On our second day in Miami we went over to the Miami Beach side of the Art Fair scene.  We made a quick stop on Lincoln Road near South Beach.  I wanted to see The Art Center, an artist’s studio venue that will be moving in April.  The artists are quite sad to lose this great location but progress is moving big stores into the valuable real estate. Apple and J Crew are replacing this eclectic space.

Had some great conversations with artists here wondering where to go next. Finding a spot near patrons who buy art, with studio space an artist can afford is a common dilemma.


Then it was on to the massive 2014 Art Basel art fair at the Miami Convention Center around the corner and down the street.



Eric Fischl’s new works portraying art fair visitors were scattered through the gallery displays. They intrigued me.  He had started this series sometime around the time I was just getting in to my gallery/city series. It is interesting to see a different take on the art scene, so much a part now of modern life.

Another artist that was prominently shown whom I admire was David Hockney.


His English landscapes can be hauntingly familiar from my travels.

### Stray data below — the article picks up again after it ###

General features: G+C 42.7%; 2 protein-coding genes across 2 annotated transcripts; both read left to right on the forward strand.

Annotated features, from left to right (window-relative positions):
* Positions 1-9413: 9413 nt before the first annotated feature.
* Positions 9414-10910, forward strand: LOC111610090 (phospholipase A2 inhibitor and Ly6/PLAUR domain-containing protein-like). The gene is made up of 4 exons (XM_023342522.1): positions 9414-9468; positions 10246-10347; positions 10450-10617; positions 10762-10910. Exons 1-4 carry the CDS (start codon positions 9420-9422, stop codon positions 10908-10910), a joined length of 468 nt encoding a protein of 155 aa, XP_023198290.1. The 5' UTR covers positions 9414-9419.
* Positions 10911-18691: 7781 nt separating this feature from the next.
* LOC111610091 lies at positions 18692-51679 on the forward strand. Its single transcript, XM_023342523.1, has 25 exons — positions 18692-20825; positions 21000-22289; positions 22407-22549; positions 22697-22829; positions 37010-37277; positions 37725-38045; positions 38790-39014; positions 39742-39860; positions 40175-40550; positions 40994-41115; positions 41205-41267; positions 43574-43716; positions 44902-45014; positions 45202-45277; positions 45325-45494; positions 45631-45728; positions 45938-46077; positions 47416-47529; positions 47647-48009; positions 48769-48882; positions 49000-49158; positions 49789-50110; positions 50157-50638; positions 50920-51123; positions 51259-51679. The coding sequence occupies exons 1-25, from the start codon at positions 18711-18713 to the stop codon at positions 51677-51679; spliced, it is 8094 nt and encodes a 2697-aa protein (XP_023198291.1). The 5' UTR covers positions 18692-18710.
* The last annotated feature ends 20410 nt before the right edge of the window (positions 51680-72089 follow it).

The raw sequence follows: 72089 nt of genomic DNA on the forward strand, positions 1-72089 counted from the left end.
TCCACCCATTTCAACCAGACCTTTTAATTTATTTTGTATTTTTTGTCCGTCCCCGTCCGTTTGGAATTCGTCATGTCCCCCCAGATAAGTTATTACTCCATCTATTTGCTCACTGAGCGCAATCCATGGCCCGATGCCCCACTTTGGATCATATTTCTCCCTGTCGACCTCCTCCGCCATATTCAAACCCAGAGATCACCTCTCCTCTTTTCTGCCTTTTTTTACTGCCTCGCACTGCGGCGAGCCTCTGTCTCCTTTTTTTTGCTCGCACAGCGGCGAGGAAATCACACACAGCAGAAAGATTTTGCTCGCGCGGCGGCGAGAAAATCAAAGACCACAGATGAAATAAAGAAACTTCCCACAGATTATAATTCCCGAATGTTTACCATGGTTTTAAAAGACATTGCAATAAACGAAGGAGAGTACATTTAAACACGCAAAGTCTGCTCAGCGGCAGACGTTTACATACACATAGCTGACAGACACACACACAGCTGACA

My Beloved Brit and I had seen the start of this Yorkshire countryside series on a trip to London several years ago, so it was like visiting old friends.


Many of them are printed from iPad renderings, and the colors are vivid. Hockney is always playing with new techniques and new technology.


But, moving on, one thing I noticed this year, were how many monochromatic and black & white pieces there were.  Very diverse in subject and style, but black & white none-the-less. This was one of my favorites of the day.  Each bit of straw had a wonderful quote or saying on it. You could stay for hours just reading the bits of wisdom.


The monochromatic nature theme persisted. This huge piece is charcoal on paper (with me reflected in the glass).


Sometimes an accent of color was added.







Is this trend a reaction to climate change?  I am not sure.

There were of course classics and Fairfield Porter is one of my favorites. It was a joy to see a room with several of his works I had never seen before.


That’s the beauty of Art Fair.  You see the new work, but you also discover older pieces that the galleries are trying to sell, and even classics.

There was this little minimalist gem that caught my attention right at the end…


Basel also had rows and rows of unfathomable art that I couldn’t begin to comprehend.  But I still gravitate to the pieces that relate directly to my world.  I know there is a place for the other, but these are the ones I connect to.

All in all it was a very full day. These two galleristas agree.